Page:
Lung neuroendocrine tumors are catalogued in four categories by the World Health Organization (WHO 2004) classification. Its reproducibility and prognostic efficacy was disputed. The WHO 2010 classification of digestive neuroendocrine neoplasms is based on Ki67 proliferation assessment and proved prognostically effective. This study aims at comparing these two classifications and at defining a prognostic grading system for lung neuroendocrine tumors. The study included 399 patients who underwent surgery and with at least 1 year follow-up between 1989 and 2011. Data on 21 variables were collected, and performance of grading systems and their components was compared by Cox regression and multivariable analyses. All statistical tests were two-sided. At Cox analysis, WHO 2004 stratified patients into three major groups with statistically significant survival difference (typical carcinoid vs atypical carcinoid (AC), P=0.021; AC vs large-cell/small-cell lung neuroendocrine carcinomas, P<0.001). Optimal discrimination in three groups was observed by Ki67% (Ki67% cutoffs: G1 <4, G2 4–<25, G3 ≥25; G1 vs G2, P=0.021; and G2 vs G3, P≤0.001), mitotic count (G1 ≤2, G2 >2–47, G3 >47; G1 vs G2, P≤0.001; and G2 vs G3, P≤0.001), and presence of necrosis (G1 absent, G2 <10% of sample, G3 >10% of sample; G1 vs G2, P≤0.001; and G2 vs G3, P≤0.001) at uni and multivariable analyses. The combination of these three variables resulted in a simple and effective grading system. A three-tiers grading system based on Ki67 index, mitotic count, and necrosis with cutoffs specifically generated for lung neuroendocrine tumors is prognostically effective and accurate.
S G Creemers, R A Feelders, N Valdes, C L Ronchi, M Volante, B M van Hemel, M Luconi, M H T Ettaieb, M Mannelli, M D Chiara, M Fassnacht, M Papotti, M N Kerstens, G Nesi, H R Haak, F J van Kemenade, and L J Hofland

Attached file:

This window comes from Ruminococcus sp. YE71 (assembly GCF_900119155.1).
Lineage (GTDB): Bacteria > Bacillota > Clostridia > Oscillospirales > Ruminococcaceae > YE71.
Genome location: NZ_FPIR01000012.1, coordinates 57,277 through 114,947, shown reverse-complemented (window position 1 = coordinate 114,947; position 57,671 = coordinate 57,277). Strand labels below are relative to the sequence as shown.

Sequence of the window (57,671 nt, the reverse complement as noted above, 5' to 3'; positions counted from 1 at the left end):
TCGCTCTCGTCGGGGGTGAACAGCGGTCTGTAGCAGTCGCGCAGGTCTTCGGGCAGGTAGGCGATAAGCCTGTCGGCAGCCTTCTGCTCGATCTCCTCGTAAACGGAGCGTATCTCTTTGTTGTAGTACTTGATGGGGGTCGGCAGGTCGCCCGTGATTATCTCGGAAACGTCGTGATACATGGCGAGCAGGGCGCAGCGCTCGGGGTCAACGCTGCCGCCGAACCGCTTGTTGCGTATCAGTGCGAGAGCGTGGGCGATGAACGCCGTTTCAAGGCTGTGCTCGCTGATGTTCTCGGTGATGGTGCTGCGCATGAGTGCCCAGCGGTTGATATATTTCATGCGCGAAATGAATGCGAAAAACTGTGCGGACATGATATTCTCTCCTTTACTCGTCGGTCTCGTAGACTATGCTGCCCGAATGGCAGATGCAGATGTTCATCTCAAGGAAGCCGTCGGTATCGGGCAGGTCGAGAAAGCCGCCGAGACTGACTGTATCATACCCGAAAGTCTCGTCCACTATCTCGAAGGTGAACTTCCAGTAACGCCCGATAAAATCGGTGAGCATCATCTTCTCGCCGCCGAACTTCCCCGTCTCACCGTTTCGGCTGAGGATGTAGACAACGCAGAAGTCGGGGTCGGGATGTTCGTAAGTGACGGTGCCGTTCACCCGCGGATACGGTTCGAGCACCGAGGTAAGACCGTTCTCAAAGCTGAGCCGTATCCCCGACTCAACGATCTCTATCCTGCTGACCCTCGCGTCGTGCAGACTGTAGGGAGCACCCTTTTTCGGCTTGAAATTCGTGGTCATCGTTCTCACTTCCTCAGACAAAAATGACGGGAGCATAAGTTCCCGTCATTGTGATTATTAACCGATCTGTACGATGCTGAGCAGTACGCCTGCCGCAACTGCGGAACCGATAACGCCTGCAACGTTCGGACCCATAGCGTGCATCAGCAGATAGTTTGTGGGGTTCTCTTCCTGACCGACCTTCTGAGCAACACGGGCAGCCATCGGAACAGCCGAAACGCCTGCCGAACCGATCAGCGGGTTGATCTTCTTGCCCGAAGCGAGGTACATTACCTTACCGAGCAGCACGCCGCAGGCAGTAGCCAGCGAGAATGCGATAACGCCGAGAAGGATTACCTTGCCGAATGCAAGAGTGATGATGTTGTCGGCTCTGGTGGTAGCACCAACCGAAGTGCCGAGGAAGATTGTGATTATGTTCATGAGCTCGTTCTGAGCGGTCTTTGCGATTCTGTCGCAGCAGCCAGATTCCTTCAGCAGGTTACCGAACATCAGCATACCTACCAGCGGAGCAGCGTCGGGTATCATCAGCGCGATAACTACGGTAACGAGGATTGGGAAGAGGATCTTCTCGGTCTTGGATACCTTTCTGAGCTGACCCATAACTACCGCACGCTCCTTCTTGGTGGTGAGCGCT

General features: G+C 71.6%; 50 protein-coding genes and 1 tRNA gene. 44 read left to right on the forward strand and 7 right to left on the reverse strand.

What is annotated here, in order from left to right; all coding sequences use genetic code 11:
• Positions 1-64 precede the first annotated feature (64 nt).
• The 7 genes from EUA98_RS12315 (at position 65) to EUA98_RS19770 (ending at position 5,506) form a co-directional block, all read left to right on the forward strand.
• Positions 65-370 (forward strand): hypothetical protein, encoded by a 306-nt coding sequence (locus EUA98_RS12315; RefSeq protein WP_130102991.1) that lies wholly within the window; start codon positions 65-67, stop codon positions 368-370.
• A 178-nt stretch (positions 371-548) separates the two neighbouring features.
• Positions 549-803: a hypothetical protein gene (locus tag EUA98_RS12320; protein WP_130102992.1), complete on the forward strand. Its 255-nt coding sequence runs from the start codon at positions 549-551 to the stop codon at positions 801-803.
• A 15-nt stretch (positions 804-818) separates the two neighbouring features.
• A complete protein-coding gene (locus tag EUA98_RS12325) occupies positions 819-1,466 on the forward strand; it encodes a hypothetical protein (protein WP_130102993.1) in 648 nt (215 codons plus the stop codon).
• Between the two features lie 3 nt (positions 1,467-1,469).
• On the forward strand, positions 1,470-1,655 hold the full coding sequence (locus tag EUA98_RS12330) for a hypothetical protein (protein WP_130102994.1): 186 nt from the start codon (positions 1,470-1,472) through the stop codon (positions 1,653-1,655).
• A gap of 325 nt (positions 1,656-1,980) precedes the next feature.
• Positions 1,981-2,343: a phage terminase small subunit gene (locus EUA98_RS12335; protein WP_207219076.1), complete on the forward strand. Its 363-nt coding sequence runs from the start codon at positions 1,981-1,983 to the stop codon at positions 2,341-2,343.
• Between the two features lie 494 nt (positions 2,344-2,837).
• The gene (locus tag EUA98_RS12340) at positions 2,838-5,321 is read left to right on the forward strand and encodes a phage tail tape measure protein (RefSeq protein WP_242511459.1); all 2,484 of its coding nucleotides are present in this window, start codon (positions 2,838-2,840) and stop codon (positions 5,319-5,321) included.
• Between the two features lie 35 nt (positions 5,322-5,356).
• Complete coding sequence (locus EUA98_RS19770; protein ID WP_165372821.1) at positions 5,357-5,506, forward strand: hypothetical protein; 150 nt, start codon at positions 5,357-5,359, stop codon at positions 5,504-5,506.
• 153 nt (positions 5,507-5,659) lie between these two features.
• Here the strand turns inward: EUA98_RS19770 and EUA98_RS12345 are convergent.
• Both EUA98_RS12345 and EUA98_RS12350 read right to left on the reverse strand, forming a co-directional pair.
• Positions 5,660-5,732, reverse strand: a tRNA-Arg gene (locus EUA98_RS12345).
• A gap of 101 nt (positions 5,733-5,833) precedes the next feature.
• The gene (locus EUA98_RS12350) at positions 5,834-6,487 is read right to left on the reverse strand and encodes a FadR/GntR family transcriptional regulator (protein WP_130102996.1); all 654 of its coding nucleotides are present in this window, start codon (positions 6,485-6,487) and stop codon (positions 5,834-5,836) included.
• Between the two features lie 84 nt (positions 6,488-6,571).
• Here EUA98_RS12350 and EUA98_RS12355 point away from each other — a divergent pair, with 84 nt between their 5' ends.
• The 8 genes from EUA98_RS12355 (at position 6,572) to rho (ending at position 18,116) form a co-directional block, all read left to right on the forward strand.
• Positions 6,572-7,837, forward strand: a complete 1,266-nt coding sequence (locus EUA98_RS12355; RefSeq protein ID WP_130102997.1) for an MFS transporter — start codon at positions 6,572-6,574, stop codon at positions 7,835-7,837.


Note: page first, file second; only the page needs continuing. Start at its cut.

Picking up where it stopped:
Adrenocortical carcinoma (ACC) is diagnosed using the histopathological Weiss score (WS), but remains clinically elusive unless it has metastasized or grows locally invasive. Previously, we proposed the objective IGF2 methylation score as diagnostic tool for ACC. This multicenter European cohort study validates these findings. Patient and tumor characteristics were obtained from adrenocortical tumor patients. DNA was isolated from frozen specimens, where after DMR2, CTCF3, and H19 were pyrosequenced. The predictive value of the methylation score for malignancy, defined by the WS or metastasis development, was assessed using receiver operating characteristic curves and logistic and Cox regression analyses. Seventy-six ACC patients and 118 patients with adrenocortical adenomas were included from seven centers. The methylation score and tumor size were independently associated with the pathological ACC diagnosis (OR 3.756 95% CI 2.224–6.343; OR 1.467 95% CI 1.202–1.792, respectively; Hosmer–Lemeshow test P = 0.903), with an area under the curve (AUC) of 0.957 (95% CI 0.930–0.984). The methylation score alone resulted in an AUC of 0.910 (95% CI 0.866–0.952). Cox regression analysis revealed that the methylation score, WS and tumor size predicted development of metastases in univariate analysis. In multivariate analysis, only the WS predicted development of metastasis (OR 1.682 95% CI 1.285–2.202; P < 0.001). In conclusion, we validated the high diagnostic accuracy of the IGF2 methylation score for diagnosing ACC in a multicenter European cohort study. Considering the known limitations of the WS, the objective IGF2 methylation score could potentially provide extra guidance on decisions on postoperative strategies in adrenocortical tumor patients.